Parasites can defend their hosts from other infections

The Conversation has reported that a new study by researchers at the University of Bath, published in Evolution Letters, shows parasites can readily evolve different mechanisms to defend their hosts from other infections, which suggests that host protection should be common in nature.

The natural world is full of examples where parasites are harmful under some conditions and helpful under others. Bacteria living in peoples guts can occasionally cause problems, but they also prevent colonisation by more harmful microbes such as Salmonella enterica, which causes food poisoning. Similarly, bacteria that commonly infect insects are usually costly but can provide protection against more deadly infections. And the larvae of monarch butterflies are more likely to survive infection by a parasitic fly when they are also infected by a protozoan.

Parasites can also help their hosts in other ways, for example by causing more serious disease in other species. This is one of the main reasons why grey squirrels have rapidly displaced red squirrels from most of the UK. Grey squirrels are carriers of squirrel pox virus, which is usually fatal to red squirrels but is rarely harmful to greys. Likewise, some species of bacteria engage in a form of primitive biological warfare by carrying viruses to which competing bacteria are not immune.

Recent lab experiments have shown that mildly harmful bacteria living inside microscopic worms can evolve in just a few days to protect their hosts from a lethal infection. This striking result indicates that bacteria can rapidly evolve host protection against other infectious diseases.

Very little is known about how and when such evolution occurs in nature, and whether if a parasite evolves to protect its host from a more deadly infection this means the enemy has now become a friend.

Using mathematical modelling, the researchers explored the evolution of two forms of host protection; resistance and tolerance. Parasites that protect by conferring resistance to their hosts reduce the likelihood that a second species will be able to infect them, such as when bacteria in the gut prevent colonisation by other microbes. In contrast, parasites that confer tolerance to their hosts reduce the harm caused by another species after it infects them, as appears to be the case with the protozoa that protect monarch butterfly larvae from parasitic flies. The team discovered that both forms of host protection evolve under a wide range of conditions even though the protective parasite may have to divert resources from its own growth or reproduction to defend the host. Protection still evolves because this cost is more than offset by the increased survival of the host, and hence the protective parasite.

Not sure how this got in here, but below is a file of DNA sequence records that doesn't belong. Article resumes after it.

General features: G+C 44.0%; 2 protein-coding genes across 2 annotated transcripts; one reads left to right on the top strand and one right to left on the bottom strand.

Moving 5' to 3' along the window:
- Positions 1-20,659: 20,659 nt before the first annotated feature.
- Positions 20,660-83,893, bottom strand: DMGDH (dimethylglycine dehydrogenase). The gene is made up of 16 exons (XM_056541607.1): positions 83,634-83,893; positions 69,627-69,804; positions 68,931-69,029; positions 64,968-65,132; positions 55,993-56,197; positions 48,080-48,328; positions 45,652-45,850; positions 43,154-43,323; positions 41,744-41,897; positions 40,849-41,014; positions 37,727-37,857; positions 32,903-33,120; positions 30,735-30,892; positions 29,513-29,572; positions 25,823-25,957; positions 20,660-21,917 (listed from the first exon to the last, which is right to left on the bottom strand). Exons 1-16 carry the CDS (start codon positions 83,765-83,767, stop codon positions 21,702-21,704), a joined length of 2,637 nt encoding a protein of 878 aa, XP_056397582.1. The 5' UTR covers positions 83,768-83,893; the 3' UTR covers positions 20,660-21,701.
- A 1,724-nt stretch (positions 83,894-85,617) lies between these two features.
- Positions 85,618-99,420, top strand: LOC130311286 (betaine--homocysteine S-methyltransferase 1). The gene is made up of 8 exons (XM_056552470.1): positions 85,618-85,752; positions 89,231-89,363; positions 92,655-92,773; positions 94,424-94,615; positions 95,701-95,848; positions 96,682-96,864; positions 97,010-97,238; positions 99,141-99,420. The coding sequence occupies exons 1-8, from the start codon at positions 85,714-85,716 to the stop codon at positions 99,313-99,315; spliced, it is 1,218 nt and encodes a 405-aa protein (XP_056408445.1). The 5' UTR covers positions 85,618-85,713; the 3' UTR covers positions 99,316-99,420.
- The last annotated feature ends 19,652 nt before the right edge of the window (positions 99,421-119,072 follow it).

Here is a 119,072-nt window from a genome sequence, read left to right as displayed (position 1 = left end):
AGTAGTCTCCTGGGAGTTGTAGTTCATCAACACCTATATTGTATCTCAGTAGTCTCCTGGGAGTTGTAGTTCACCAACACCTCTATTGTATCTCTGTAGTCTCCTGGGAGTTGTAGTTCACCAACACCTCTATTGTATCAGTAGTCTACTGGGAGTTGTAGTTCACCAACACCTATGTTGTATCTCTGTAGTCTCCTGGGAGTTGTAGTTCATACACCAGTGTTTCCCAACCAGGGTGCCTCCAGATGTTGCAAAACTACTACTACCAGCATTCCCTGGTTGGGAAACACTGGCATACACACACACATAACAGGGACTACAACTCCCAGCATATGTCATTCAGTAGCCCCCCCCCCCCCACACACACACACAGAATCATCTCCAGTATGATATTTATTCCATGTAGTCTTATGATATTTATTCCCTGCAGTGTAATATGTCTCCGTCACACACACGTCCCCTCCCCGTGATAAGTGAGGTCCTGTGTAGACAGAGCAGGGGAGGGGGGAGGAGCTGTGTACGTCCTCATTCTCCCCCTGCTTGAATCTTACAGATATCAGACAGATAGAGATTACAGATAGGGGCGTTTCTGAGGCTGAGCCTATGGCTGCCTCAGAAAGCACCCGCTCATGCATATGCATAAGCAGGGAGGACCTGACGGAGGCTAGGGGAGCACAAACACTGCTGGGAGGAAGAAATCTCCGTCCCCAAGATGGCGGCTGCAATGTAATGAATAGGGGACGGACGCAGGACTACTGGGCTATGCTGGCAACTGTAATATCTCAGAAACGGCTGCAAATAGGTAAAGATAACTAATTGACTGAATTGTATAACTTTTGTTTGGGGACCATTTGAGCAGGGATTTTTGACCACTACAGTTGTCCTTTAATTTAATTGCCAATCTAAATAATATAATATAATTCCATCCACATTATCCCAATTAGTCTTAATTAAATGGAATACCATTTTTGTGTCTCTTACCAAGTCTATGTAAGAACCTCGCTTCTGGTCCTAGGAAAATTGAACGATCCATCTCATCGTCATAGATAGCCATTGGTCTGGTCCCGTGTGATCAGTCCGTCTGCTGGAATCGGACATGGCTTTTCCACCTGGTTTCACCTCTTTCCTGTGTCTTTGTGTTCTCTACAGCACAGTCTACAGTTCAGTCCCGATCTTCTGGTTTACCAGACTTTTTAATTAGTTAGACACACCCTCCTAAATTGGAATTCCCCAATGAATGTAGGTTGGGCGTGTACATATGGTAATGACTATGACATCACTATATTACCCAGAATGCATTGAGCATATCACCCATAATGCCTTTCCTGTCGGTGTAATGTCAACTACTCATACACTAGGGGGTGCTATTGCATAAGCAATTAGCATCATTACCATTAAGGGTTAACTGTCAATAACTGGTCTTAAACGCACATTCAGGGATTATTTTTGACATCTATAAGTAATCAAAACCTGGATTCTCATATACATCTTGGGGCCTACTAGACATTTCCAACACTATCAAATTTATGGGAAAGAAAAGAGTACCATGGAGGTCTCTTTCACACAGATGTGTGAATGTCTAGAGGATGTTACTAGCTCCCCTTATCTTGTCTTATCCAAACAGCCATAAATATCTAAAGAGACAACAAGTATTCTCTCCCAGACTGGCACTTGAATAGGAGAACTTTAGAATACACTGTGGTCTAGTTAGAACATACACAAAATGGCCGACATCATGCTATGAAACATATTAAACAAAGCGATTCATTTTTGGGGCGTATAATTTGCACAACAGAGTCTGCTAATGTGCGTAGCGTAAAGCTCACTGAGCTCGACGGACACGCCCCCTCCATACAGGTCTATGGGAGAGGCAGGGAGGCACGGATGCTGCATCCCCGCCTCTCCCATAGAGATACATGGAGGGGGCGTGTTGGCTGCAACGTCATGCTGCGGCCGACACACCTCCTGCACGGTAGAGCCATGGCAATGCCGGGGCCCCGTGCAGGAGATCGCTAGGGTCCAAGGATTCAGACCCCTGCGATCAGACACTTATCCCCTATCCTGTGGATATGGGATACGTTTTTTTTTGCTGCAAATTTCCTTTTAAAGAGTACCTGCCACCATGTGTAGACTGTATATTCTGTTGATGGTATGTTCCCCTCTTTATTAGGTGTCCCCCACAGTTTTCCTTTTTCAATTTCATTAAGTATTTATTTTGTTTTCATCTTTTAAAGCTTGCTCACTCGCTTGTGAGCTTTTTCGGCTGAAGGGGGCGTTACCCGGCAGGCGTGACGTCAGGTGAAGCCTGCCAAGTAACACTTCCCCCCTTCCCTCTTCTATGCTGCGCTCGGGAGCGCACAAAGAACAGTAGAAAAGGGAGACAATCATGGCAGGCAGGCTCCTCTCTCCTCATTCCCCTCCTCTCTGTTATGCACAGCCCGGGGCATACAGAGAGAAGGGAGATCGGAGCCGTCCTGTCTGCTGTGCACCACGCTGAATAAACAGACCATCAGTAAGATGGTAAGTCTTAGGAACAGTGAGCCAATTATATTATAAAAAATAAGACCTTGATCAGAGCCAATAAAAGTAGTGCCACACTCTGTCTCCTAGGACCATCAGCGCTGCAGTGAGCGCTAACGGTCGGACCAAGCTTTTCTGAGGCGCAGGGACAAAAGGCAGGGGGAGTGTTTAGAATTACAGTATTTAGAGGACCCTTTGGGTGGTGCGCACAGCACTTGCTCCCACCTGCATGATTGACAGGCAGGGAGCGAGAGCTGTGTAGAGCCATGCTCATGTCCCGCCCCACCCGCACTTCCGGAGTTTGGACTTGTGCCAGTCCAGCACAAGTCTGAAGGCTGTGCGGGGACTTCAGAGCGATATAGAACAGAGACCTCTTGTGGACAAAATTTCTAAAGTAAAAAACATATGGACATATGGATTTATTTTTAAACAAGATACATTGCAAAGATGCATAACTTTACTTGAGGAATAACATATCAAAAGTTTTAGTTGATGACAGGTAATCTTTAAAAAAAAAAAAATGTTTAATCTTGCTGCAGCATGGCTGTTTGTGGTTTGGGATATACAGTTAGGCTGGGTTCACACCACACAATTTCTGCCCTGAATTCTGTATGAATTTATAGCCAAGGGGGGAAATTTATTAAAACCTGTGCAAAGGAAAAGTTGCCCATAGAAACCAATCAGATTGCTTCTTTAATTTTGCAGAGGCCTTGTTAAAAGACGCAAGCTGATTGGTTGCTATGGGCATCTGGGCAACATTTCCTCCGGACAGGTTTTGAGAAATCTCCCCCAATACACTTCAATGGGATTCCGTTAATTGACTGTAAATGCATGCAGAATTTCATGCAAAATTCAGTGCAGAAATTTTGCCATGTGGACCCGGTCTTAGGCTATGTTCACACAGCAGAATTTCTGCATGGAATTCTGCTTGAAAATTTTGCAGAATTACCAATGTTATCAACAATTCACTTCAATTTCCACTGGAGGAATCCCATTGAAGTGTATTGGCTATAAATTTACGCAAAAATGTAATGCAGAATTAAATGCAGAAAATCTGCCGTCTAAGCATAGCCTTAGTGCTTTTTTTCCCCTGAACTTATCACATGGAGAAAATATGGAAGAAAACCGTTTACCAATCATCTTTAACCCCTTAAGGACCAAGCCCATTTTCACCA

There are some notable differences between the two forms of protection. For instance, resistance usually increases the population size of the host, but tolerance can have a negative effect because it increases the overall prevalence of disease. These differences indicate that the mechanism of protection is crucial for determining whether a protective parasite is truly beneficial.

The researchers can now combine mathematical modelling with lab experiments of evolving microbes to answer intriguing questions about how other species evolve in response to host protection. For example they can look at whether the host evolves to harbour the protective parasite, and whether this is how humans developed a symbiotic relationship with some of their gut bacteria. They can also look at whether more harmful parasites evolve to overcome host protection. Answering questions like these can help find new ways to treat infectious diseases.

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